Full disclosure; I have an enormous football crush on Knighton. He's huge. He's strong. He moves well for a big man. Individual blockers can't handle him. He destroys the run game at the line and in the backfield. He can get after the passer more than most run stuffers. And his nickname is "Pot Roast." If that last one doesn't make you at least CONSIDER the guy, I can't help you.
The biggest thing convincing me that Knighton is a player? Every time the Chiefs played the Broncos, it seemed like Knighton was the best player on their defense. He doesn't get the hype of DeMarcus Ware and Von Miller, but Knighton is a huge reason why the Broncos are consistently able to stymie the Chiefs offense. He's a genuine monster against the run.
I understand there are some cap restraints, and I also understand the Chiefs like DeVito (at least, they seem to from all appearances, never mind the fact that Andy Reid praises every single player on his team). But Knighton is the kind of player who can single-handedly give opposing teams problems when trying to run the football. Seriously, take a look at some of Charles's runs against the Broncos; Knighton was often a major factor into why he had nowhere to go, even if he didn't make the tackle.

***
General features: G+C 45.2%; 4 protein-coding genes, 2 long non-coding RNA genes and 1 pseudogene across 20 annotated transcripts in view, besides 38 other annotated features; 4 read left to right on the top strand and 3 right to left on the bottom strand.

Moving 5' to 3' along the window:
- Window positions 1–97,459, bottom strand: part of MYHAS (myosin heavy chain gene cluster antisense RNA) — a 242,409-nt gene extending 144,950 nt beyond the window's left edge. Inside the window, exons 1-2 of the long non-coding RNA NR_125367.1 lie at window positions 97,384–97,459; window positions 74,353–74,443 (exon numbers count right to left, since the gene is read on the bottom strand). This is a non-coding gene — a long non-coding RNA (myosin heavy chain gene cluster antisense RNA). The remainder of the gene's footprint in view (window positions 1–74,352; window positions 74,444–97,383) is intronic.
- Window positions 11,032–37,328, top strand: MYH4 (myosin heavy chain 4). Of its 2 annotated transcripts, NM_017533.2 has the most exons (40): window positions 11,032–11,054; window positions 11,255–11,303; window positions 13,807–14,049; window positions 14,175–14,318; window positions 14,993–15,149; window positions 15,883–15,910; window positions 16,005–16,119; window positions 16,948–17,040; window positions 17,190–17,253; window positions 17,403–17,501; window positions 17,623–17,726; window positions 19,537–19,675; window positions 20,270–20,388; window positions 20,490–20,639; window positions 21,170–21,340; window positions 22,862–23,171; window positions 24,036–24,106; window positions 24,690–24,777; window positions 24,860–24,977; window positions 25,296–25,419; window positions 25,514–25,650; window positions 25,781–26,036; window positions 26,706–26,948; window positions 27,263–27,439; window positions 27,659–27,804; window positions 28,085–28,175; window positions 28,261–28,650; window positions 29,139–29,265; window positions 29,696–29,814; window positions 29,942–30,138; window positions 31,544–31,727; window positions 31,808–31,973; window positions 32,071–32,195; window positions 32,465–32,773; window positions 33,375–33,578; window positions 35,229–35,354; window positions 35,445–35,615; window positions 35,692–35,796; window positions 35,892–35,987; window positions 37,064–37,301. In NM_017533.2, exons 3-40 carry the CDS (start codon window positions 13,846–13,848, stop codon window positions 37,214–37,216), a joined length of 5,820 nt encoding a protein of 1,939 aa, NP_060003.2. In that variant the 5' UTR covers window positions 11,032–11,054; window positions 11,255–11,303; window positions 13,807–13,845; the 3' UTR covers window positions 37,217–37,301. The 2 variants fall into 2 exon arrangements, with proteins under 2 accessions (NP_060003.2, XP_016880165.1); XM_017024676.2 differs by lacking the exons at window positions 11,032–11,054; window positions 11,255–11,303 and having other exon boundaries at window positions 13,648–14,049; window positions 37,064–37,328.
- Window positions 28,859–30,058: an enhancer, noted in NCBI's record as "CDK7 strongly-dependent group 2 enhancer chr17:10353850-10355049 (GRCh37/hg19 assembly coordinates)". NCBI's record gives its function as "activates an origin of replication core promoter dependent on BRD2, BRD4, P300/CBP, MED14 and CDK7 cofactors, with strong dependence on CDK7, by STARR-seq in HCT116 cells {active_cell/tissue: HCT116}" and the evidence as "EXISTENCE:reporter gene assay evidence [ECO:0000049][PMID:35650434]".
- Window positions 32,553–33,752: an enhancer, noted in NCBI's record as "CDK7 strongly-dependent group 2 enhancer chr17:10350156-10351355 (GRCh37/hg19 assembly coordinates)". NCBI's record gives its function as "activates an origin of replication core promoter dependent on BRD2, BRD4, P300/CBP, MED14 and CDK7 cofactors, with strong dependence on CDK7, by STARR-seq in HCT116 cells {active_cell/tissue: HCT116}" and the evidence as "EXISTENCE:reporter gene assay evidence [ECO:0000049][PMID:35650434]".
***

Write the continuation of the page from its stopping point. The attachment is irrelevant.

The Chiefs pass defense was extremely good last season, and plenty of the pieces should be returning (though it depends on whether Ron Parker is actually asking for $6 million a year, because... um... yeah). The Chiefs struggled last season when teams just ran the ball down their throat. It contributed directly to losses against the 49ers, Broncos, Cardinals, and Raiders.
With every passing day I'm becoming more convinced that Derrick Johnson will be back and be himself next year (I have no reason to think this. I just do). Combine that with an addition like Knighton on the line and suddenly the Chiefs have a claim on not just the best linebacker group in the NFL, but the best front seven overall. I'd put Houston-Mays-DJ-Hali-Knighton-Poe-Bailey up against any front seven in the league.
To compete for a Super Bowl you need to be either really good on both sides of the ball or elite on one side and competent on the other. The Chiefs have a competent offense (yes, competent. Despite it's limitations and frustrations, the team still finished smack-dab in the middle of the league) and a really good defense.
What if Andy Reid believes he can coax a MORE competent offense (think hovering around the top 10) without breaking the bank on a wide receiver (via the draft and mid-tier free agent signings)? Wouldn't it make sense to go all-in on the side of the ball that's already really good?